Game Informer Magazine says Nintendo (NTYDO) will finally announce the successor to its once-groundbreaking Wii console this summer. That's great news, because Nintendo is behind the 8-ball here, and needs to regain its momentum in the console-game arena as quickly as possible.
Microsoft Kinect trumps Wii
The motion-based Wii remote replaced the standard joystick and was absolutely cutting edge -- in 2006. Sony (SNE) has already responded with its own motion stick, Move, for the PlayStation 3. Microsoft (MSFT) chucked the stick altogether and released the controller-free Kinect last November.
As my BNET colleague Erik Sherman noted at the time, Microsoft sold more than 10 million Kinect units within the first four months. This week it announced an official Kinect development kit for PCs. The Wii had a huge impact five years ago, but its technological impact today is virtually nil.
Nintendo earnings are hurtin'
Nintendo's operating profits dropped 46 percent in the October-December quarter on falling Wii sales. Worse, Nintendo missed its holiday 2010 target launch date for the Nintendo 3DS. The just-released handheld is selling well, but Nintendo acknowledges that the late delivery severely hurt its outlook.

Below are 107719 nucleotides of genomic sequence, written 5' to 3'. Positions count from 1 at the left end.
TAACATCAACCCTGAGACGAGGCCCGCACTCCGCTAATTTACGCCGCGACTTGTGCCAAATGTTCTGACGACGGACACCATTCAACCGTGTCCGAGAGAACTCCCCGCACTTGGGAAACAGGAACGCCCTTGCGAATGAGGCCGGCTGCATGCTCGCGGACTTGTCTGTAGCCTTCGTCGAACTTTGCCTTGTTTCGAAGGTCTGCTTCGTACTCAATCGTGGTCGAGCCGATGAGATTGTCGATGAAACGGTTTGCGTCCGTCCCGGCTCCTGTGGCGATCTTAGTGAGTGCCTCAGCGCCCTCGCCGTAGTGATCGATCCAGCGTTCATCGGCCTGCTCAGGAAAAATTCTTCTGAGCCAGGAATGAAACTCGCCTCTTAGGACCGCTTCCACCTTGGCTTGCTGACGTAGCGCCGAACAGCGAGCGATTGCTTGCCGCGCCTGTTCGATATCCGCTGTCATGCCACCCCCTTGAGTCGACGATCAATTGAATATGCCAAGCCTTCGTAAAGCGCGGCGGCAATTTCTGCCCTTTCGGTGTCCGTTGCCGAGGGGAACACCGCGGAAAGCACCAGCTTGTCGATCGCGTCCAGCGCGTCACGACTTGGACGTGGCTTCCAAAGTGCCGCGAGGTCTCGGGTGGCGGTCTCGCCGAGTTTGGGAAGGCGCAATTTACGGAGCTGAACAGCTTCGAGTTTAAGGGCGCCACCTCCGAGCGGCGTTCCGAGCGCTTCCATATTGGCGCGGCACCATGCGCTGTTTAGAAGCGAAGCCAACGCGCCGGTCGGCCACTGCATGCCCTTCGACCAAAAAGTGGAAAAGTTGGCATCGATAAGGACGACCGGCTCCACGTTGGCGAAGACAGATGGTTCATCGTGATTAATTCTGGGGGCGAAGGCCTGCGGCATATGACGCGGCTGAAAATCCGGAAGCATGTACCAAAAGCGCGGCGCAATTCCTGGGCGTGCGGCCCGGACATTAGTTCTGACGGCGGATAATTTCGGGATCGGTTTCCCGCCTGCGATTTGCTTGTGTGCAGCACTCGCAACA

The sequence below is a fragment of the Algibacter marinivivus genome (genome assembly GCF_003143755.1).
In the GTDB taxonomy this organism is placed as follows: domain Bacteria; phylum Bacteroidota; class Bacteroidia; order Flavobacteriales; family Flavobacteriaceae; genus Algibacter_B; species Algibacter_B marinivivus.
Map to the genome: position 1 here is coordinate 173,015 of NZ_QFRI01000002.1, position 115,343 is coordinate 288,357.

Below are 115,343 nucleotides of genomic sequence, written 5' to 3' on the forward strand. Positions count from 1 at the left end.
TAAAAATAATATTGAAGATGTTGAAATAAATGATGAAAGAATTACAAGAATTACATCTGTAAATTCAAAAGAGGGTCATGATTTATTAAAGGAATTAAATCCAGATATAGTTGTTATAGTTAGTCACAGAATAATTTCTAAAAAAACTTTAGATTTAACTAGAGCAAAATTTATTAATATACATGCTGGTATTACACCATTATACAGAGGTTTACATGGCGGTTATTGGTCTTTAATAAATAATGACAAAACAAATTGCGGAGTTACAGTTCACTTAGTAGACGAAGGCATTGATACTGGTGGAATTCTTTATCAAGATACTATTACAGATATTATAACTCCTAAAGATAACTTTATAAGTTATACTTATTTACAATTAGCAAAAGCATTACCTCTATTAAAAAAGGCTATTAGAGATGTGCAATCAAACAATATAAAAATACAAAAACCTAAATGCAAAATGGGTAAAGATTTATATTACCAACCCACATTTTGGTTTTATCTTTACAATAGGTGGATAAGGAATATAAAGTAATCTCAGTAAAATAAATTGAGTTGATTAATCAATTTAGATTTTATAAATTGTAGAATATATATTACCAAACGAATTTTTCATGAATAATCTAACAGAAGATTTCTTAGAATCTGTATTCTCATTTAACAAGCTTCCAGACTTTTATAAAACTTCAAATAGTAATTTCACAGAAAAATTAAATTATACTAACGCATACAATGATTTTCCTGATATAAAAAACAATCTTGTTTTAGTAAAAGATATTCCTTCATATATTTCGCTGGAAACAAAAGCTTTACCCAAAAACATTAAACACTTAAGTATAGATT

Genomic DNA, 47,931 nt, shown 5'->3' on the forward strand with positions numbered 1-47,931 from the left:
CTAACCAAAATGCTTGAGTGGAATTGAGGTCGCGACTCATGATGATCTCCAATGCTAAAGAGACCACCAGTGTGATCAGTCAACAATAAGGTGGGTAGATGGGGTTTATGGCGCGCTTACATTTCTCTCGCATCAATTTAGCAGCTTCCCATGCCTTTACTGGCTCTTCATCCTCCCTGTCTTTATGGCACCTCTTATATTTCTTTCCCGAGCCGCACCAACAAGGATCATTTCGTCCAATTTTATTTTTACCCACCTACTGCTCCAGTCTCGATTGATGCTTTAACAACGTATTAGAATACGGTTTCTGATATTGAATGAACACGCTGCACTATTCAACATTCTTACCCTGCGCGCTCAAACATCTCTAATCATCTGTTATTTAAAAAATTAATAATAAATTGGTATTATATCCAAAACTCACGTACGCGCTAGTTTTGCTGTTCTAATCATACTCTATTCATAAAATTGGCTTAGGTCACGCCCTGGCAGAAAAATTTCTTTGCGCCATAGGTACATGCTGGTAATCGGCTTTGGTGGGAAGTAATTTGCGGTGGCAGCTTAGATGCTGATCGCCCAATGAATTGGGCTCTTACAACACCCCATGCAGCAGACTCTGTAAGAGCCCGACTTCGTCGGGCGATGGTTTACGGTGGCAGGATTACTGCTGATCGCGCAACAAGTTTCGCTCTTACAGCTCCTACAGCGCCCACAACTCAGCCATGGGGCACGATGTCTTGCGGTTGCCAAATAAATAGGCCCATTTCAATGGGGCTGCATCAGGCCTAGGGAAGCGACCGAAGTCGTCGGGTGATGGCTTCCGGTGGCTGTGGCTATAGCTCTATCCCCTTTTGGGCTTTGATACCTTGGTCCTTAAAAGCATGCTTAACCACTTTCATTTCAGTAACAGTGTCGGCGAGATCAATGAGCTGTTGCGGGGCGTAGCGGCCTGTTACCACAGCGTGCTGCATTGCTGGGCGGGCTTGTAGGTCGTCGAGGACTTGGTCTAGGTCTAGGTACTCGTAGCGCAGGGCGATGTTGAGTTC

All of which leaves the Japanese game giant with little in the hopper -- unless it can push out a Wii successor that puts it ahead of its rivals.
Popular games require better tech
The Wii technology is so antiquated that developers are having a hard time bringing their XBox 360 or PlayStation 3 games to the system. XBox and PS3 have comparable specs, so releasing a game on both platforms doesn't present many problems. A Wii version, however, usually has to be dumbed down because of the console's inferior graphics, audio, and processing.
Game Informer says that it expects the Wii 2 to be, at minimum, HD-compatible.
[I]t will offer competitive specifications. Moving to HD should greatly help Nintendo and its new console in getting more multi-platform triple-A titles like Portal 2 or Mortal Kombat.
With Wii sales at an all-time low, gamers are showing with their dollars that the original Wii isn't cutting it anymore. It sounds like Nintendo is listening.